For What It’s Worth…the Here and Now
Therapy is way more than a toolbox of intervention. Information alone cannot replace professional help. However, information can be very powerful. So, for what it’s worth to you, here is the weekly post offering a therapeutic idea, concept, or intervention that you can try out in your own life or relationships.
A hot new intervention in therapy these days is the use of something called “mindfulness”. It is a cognitive behavioral technique that is aimed at helping a person learn to train their mind to live in the “here and now”. It is commonly used to treat depression, anxiety, bipolar disorder, and related disorders. It is also used to help athletes with their functioning and with people who are suffering from chronic illness to manage pain and other symptoms. You can read more about it here as well as many other places on the Internet. A great book on using mindfulness to treat depression can be seen here.
The truth is that most of our worry, stress, and anxiety comes from thoughts of the PAST or worries for the FUTURE.
When we are stressed what can be most helpful is gently guiding our mind to the HERE and NOW by getting in touch with our senses.
This discipline, like all others, takes practice. It is suggested that these “here and now” exercises be practiced on a regular, daily basis.
Jesus even uses this technique in Matthew chapter 6. As he encourages his disciples not to worry…what does he do? He engages their sense. He tells them to “look” around…to notice things like the birds of the air, the flowers in the field.
So, for what it is worth…I encourage you to give your mind a break from the frenzied roller coaster of backward and forward thinking.
Want to get started? Here are some common mindfulness, “here and now” practices you can try on a regular basis. You can find these on many different websites across the Internet. I did not come up with any of them.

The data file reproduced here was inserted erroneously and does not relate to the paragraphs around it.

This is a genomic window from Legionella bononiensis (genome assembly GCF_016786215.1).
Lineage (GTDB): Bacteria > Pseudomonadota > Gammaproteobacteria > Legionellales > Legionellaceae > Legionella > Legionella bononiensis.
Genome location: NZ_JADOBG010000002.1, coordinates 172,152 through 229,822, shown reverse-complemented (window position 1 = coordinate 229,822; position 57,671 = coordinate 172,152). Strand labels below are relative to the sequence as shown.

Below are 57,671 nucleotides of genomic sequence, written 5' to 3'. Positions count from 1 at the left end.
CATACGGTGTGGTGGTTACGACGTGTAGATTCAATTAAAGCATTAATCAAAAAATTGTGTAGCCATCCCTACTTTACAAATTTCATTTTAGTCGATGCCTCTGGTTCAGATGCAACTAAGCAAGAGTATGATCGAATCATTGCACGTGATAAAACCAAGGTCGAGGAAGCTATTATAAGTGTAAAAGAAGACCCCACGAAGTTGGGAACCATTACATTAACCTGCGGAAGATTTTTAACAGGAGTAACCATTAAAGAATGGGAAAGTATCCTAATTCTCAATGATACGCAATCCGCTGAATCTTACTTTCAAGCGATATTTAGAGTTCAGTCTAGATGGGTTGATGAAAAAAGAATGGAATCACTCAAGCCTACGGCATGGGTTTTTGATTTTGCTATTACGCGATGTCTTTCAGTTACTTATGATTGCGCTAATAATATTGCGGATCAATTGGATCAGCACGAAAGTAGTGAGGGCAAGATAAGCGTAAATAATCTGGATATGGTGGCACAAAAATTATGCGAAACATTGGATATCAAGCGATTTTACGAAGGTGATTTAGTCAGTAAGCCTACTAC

Give it a shot! You might be surprised at how your brain frenzy slows down and your gratitude goes up.
Here and Now Exercise 1
- Take one bite of an apple slice (or some other fruit) and then close your eyes. Do not begin chewing yet.
- Try not to pay attention to the ideas running through your mind, just focus on the apple. Notice anything that comes to mind about taste, texture, temperature and sensation going on in your mouth.
- Begin chewing now. Chew slowly, just noticing what it feels like. It’s normal that your mind will want to wander off. If you notice you’re paying more attention to your thinking than to the chewing, just let go of the thought for the moment and come back to the chewing. Notice each tiny movement of your jaw.
- In these moments you may find yourself wanting to swallow the apple. See if you can stay present and notice the subtle transition from chewing to swallowing.
- As you prepare to swallow the apple, try to follow it moving toward the back of your tongue and into your throat. Swallow the apple, following it until you can no longer feel any sensation of the food remaining.
- Take a deep breath and exhale.
Other ideas to help you eat “mindfully”:
Eat with chopsticks, eat with your non-dominant hand, chew your food 30 to 50 times per bite, eat without TV, newspaper or computer, eat sitting down, put the proper portions of food on your plate and try to make the meal last at least 20 minutes.
Here and Now Exercise 2
- First, set your intention to walk mindfully, in the “here and now”. Take a few deep breaths, and just acknowledge that during your walk you will try to be aware of your environment and your internal state (i.e., thoughts, feelings, sensations). There are no set rules for this walk, and it can be done in any location.